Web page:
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Parish Council Minutes for the 9th March 2017.

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Glorious food

A globetrotting chef entertains the WI.

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New obituary highights Gillian’s botanical fame.

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Recent website slowness seems to be fixed for now.

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Parish Council Meeting

Parish Council Meeting - 9th March 2017.

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Fire safety

WI members get advice from King’s Lynn firefighters.

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Parish Council Minutes

Parish Council minutes for the 12th January 2017.

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Stanhoe news

25 January 2017

Broadband plans


Stanhoe makes a little progress on better connectivity.

Most of Stanhoe may get fast broadband in 2018 if the second phase of the Better Broadband for Norfolk project (BBfN2) goes ahead as planned, the Parish Council heard at the end of last year.

At a Parish Council meeting on 10 November 2016, Karen O’Kane, BBfN Programme Director, explained that “fibre to the cabinet” (FttC) technology could provide connection speeds of up to around 24 Mbit/s from the Docking telephone exchange (see presentation slides below). Actual speeds would depend on the distance to the exchange.

For comparison, the best lines in Stanhoe currently support a bandwidth of around 5 Mbit/s, though many people have to make do with just 1–2 Mbit/s.

The rollout would be take place in two tranches during 2018, Ms O’Kane said. The first of these would cover 101 of the 178 Stanhoe houses currently served by the Docking exchange. The second tranche would cover a further 50 houses, subject to survey.

The remaining 28 houses on the Docking exchange might not be able to receive an upgrade at all, Ms O’Kane said, because they are too far from the exchange. These properties are in postcodes PE31 8PT, 8PU, 8PX, 8QD, 8QN, and 8QP (see the BBfN map).

Three houses currently served from the Syderstone exchange might get fibre broadband as a result of a separate upgrade in 2019.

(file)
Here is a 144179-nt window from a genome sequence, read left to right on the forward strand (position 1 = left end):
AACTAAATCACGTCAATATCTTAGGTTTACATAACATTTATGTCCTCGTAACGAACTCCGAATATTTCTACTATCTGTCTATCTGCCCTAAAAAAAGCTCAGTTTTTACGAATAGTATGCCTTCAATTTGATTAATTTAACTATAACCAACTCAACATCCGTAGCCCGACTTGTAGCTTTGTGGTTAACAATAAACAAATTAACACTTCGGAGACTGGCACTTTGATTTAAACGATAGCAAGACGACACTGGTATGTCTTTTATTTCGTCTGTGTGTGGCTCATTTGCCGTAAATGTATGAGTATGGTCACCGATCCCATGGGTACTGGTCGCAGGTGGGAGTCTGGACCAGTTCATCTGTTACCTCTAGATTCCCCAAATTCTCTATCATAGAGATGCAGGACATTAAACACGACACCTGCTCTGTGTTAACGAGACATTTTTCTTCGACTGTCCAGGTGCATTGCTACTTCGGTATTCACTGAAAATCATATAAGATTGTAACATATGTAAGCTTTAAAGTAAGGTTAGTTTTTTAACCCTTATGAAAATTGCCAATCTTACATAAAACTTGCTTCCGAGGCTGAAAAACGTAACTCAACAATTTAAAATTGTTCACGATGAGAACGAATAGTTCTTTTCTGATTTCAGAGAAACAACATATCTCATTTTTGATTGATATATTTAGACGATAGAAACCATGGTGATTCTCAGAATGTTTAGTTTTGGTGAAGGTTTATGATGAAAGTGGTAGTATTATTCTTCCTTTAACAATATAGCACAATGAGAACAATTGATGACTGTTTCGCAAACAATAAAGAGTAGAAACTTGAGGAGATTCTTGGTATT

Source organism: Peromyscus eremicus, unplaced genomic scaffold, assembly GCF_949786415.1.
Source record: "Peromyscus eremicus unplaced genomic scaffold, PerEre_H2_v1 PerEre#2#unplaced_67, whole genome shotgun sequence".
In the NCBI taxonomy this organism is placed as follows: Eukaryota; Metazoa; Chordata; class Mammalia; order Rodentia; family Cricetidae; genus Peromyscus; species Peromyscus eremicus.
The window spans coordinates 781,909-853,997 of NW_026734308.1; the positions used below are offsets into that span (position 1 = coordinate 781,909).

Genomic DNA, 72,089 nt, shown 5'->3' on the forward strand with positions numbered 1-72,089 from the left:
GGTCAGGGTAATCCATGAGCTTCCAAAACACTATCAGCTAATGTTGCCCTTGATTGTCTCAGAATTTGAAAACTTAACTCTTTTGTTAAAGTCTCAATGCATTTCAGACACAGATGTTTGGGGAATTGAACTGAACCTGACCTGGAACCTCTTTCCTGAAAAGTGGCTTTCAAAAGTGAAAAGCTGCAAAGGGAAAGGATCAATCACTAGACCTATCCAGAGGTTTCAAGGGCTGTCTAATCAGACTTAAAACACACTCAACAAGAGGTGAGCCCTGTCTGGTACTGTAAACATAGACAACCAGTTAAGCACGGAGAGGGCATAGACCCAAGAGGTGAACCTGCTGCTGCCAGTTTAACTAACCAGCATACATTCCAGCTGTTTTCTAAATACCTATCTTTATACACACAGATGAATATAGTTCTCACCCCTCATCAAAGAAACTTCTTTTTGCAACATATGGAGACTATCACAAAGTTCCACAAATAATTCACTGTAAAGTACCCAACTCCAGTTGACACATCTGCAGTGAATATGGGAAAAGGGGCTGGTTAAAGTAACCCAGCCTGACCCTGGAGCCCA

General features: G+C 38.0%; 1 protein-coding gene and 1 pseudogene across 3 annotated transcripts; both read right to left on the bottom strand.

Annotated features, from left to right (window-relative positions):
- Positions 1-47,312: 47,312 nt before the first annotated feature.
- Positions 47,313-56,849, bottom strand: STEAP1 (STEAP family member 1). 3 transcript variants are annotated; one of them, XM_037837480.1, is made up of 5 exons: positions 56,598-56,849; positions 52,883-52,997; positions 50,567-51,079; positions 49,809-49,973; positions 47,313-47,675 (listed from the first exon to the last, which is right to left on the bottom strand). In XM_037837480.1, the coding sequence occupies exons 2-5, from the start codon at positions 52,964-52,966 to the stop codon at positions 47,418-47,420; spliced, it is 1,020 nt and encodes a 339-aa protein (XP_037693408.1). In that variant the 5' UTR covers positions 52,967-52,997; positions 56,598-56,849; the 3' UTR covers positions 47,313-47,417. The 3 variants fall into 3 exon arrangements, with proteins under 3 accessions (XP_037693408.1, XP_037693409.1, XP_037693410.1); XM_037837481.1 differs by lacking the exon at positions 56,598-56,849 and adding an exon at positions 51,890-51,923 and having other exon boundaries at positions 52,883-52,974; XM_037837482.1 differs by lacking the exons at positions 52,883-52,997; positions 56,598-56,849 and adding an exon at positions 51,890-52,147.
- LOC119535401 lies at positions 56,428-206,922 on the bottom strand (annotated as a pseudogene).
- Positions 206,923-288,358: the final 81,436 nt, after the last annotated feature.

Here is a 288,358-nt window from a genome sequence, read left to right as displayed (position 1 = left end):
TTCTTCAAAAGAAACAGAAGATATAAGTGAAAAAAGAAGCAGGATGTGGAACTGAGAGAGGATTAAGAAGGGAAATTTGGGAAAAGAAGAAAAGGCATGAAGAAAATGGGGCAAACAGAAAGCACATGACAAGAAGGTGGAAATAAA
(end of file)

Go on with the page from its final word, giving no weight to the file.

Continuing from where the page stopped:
Wireless and satellite as possible alternatives

Residents who are not scheduled for a fibre upgrade and who currently have broadband speeds below 2 Mbit/s may be eligible for a subsidy of up to £400 a year towards the cost of alernative broadband systems based on wireless or satellite. For more details, see this BBfN page.

The ITSwisp wireless system claims to cover Stanhoe already. Prices start at £19.99 a month, with uncapped access at 8 Mbit/s costing £31.99.

Another wireless provider is WiSpire, which broadcasts from church towers. WiSpire recently conducted a preliminary survey of Stanhoe, though we have no information on the results yet. WiSpire is owned jointly by the Diocese of Norwich and newspaper publisher Archant. Prices start at £15 a month (plus £200 installation fee) for 6 Mbit/s.

A third wireless provider approved under the subsidy scheme is Symmetris. This company currently operates only around Yarmouth, and – like WiSpire – would only be available in Stanhoe if it decided there was an economic case to install its own broadcasting equipment. This is only likely to happen if the BBfN fibre scheme falls through for any reason.

Satellite broadband is available through Heacham-based Rural Broadband. Prices start at £21.95 a month before subsidies.

What about that existing fibre line, then?

Back in early 2014, the sight of optical fibre cable going in down the Docking road made Stanhoe residents think they’d have fast broadband soon. For a short period in January 2015, even BT Openreach said we could actually order fibre. Alas, those who tried were quickly disappointed.

We knew the fibre was put in to serve Jack’s Lane wind farm, but since it passes through the cabinet at the junction of Docking Road and Parson’s Lane, it was tempting to feel that it would be easy to upgrade the cabinet to supply local properties,

After a grilling from Parish Council chair David Lord, BBfN have confirmed that the Jack’s Lane fibre is a “point to point” leased line that can’t be used for other purposes. BBfN says it is currently waiting for a price from BT for a fibre connection that we could use instead.

The BBfN presentation

Below are the slides from Karen O’Kane’s presentation in November.

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Posted by: Charles
Posted on: 25 January 2017

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